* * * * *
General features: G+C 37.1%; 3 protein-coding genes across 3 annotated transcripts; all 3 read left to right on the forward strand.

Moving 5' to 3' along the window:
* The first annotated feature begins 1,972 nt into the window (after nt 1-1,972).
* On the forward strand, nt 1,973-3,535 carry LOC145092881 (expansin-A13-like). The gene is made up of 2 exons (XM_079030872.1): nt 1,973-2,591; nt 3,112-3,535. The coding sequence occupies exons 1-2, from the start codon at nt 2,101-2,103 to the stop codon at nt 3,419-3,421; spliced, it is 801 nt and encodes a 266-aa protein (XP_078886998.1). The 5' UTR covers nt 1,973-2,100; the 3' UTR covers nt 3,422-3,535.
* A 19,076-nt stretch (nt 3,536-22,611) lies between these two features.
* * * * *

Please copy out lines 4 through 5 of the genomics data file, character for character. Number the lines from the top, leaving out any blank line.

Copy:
* On the forward strand, nt 1,973-3,535 carry LOC145092881 (expansin-A13-like). The gene is made up of 2 exons (XM_079030872.1): nt 1,973-2,591; nt 3,112-3,535. The coding sequence occupies exons 1-2, from the start codon at nt 2,101-2,103 to the stop codon at nt 3,419-3,421; spliced, it is 801 nt and encodes a 266-aa protein (XP_078886998.1). The 5' UTR covers nt 1,973-2,100; the 3' UTR covers nt 3,422-3,535.
* A 19,076-nt stretch (nt 3,536-22,611) lies between these two features.